extreme pain, red eye, blurriness:recurrent corneal erosion?

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extreme pain, red eye, blurriness:recurrent corneal erosion?

Postby ManiG » Fri Jan 02, 2009 1:07 am

Hi all,

I've posted previously about dry eye issues I've been experiencing here: http://www.usaeyes.org/ask-lasik-expert ... =9707#9707

Last night, I forgot to wear my swimming goggles before going to sleep.

I woke up this morning with severe pain in my right eye after opening my eyes. The pain can be described as excruciating. This has happened to me before, a few times, and the pain always subsided after a couple hours.

Today, however, the pain has not gone away. What a miserable day. I have constant excruciating pain in my right eye (feels like someone just poked me in the eye), extremely blurred vision, and the eye is very, very red.

Unfortunately, since it is the 1st, my LASIK clinic is closed. I thought about going to the emergency room.

Not being able to get properly diagnosed, I've gone on the internet looking for help. My symptoms seem to match "recurrent corneal erosion" quite closely. Could this be the case? I will bring it up with my doctor as soon as I see her (hopefully, early tomorrow morning).

Is RCE caused by dry eyes? If I am experiencing RCE, is this something that goes away after the 6 month healing period, or if my dry eyes resolves? I am about 3 months post-custom wavefront LASIK.

Would greatly appreciate any help.

Stressed out & worried,
Mani
Last edited by ManiG on Thu Jan 08, 2009 7:21 pm, edited 1 time in total.
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Postby LasikExpert » Fri Jan 02, 2009 3:26 am

A diagnosis of RCE requires an examination to determine if this is an issue of dry eyes or RCE, however what can be helpful to you now is using a night time gel lubricant - even during the day. You will not be able to see very well, but the heavy gel can protect the cornea from the friction of normal blinking.

You should be able to find an optometrist open at least by tomorrow. An OD would be able to assist you until you are able to see your normal surgeon.
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Postby ManiG » Sat Jan 03, 2009 3:53 am

Thanks for the reply Glen.

So On Jan 1st, I spent almost the entire night in the emergency room, being urged to go there by my GP father in law who did not like the sound of my symptoms and wanted to rule out something more serious.

The opthalmologist (being on call and finally arriving at 2am) eventually confirmed that I was missing a large piece of epithelium, nearly covering my entire cornea. She was extremely concerned of this being caused by an infection. However, thanks to my own online research, I politely suggested whether RCE is a possibility since the symptoms started after opening my eyes.*** She then agreed that this was probably the case. She assigned me with 2 antibiotic drops to take every half hour through the night, forcing me to stay up well over 24 hours, in severe pain.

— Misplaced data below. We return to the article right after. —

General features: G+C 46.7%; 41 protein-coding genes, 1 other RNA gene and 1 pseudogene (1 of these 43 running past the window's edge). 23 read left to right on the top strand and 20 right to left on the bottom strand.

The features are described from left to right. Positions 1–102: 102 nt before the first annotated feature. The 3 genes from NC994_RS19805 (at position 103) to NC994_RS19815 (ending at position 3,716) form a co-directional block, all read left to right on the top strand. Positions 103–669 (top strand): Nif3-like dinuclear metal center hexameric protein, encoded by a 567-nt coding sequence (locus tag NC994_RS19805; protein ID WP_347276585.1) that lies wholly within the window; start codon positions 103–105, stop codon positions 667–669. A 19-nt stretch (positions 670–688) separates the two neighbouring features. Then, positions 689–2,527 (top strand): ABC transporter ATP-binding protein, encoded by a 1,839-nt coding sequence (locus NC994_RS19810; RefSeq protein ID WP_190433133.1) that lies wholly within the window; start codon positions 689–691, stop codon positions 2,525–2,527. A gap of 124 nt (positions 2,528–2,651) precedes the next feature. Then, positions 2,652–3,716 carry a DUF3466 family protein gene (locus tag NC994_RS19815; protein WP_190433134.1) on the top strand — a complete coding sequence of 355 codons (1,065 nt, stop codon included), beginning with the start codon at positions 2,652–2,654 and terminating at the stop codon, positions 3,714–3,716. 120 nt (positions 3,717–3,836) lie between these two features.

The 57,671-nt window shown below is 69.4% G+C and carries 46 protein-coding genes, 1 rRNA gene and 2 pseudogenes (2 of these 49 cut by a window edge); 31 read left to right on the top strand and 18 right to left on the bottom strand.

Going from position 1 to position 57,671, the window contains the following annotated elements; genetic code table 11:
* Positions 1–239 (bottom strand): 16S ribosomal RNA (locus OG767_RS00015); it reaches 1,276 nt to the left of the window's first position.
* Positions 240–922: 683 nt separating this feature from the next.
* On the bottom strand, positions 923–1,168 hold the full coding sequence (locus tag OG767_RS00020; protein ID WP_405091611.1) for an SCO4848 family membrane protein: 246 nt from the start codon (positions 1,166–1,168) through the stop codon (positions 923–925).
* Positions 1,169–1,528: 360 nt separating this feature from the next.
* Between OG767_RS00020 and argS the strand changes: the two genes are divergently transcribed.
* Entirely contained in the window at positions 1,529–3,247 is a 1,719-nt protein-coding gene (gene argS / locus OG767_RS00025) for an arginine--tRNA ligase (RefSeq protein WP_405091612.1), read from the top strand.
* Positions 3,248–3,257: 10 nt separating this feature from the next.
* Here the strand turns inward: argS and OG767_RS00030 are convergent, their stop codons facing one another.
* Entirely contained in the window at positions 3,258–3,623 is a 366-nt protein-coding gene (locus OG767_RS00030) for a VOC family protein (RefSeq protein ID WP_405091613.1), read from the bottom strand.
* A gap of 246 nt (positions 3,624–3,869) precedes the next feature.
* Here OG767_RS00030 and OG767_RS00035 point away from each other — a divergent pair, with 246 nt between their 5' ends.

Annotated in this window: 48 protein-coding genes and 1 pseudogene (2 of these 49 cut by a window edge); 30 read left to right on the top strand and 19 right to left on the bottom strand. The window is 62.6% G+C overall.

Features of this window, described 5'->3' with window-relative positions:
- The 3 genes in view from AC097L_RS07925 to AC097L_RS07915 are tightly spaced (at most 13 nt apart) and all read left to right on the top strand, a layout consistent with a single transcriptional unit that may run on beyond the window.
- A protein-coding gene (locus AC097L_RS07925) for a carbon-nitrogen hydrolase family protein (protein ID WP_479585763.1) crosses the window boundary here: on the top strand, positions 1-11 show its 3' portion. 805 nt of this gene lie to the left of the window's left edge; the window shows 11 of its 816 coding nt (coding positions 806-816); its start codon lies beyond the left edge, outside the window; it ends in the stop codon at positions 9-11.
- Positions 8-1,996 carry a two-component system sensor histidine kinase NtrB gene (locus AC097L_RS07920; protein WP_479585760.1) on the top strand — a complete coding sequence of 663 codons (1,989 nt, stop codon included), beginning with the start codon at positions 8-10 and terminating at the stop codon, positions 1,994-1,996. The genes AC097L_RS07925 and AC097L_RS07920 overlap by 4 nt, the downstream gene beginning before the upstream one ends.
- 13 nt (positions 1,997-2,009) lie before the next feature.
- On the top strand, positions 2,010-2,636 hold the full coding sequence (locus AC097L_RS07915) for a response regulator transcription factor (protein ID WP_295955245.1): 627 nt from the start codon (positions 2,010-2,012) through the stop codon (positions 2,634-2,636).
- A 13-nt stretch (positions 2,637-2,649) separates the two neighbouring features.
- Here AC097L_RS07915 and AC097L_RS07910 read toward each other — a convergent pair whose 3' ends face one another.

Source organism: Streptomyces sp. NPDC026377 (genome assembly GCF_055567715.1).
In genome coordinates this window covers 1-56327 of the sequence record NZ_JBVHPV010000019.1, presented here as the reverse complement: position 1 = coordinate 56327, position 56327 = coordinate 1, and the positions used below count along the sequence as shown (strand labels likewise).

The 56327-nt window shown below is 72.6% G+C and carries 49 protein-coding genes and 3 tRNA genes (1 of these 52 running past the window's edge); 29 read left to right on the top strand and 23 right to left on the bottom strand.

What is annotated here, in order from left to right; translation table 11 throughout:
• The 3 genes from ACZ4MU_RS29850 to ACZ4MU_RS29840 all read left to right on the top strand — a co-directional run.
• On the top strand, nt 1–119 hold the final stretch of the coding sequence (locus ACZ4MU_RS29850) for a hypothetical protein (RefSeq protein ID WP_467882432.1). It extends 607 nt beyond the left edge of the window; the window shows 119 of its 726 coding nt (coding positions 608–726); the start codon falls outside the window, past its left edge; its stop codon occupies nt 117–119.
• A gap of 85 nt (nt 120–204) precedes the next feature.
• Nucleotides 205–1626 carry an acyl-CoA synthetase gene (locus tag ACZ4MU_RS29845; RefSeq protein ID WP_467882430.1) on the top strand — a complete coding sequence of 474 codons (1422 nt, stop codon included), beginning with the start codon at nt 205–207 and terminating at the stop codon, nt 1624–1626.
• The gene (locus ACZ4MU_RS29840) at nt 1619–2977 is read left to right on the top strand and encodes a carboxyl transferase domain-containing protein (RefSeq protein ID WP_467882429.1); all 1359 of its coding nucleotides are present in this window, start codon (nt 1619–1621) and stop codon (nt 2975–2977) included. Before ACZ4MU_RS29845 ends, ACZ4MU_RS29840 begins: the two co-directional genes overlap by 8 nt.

Suffice to say, my first day of 2009 was not pleasant in the least.

Today, I went to my LASIK surgeon and explained everything. They confirmed the epithelial defect and that it was in fact very large (6mm diameter), covering nearly my entire cornea. A big piece of my epithelium was basically gone. One optometrist said that I had effectively performed PRK on myself. (!!)

Next steps are to heal my extremely irritated, inflamed eye. I am on pred-forte four times a day as well as continuing the anti biotics, but only 4 times a day for those as well. To my great relief they also put a bandage contact lens in my eye to ease my discomfort.

Next step, after healing, is to probably put on some kind of contact lens for 4-6 weeks to treat the underlying RCE. Though, this will be discussed further with my surgeon tomorrow morning.

I have been through an incredible amount of physical pain and mental strain the last couple days and really hope that I am on track for recovery. The doctors did say that my cornea looks fine and they see no signs of epithelial infiltration, and that I should make a full recovery and have my vision fully restored in a matter of 4-6 weeks.

I am keeping positive. Complications exists in pretty much every surgery out there, even the simplest ones, and luckily there is no sign of permanent damage. My LASIK center has been nothing but courteous and helpful, and I only fault them for not being available on Jan 1st (couldnt find an emergency number, either), forcing me to experience Canada's awful emergency room service, and to visit opthalmologists I who were not familiar with my history.

I will continue to keep this thread updated to help anyone in the future who might experience similar problems.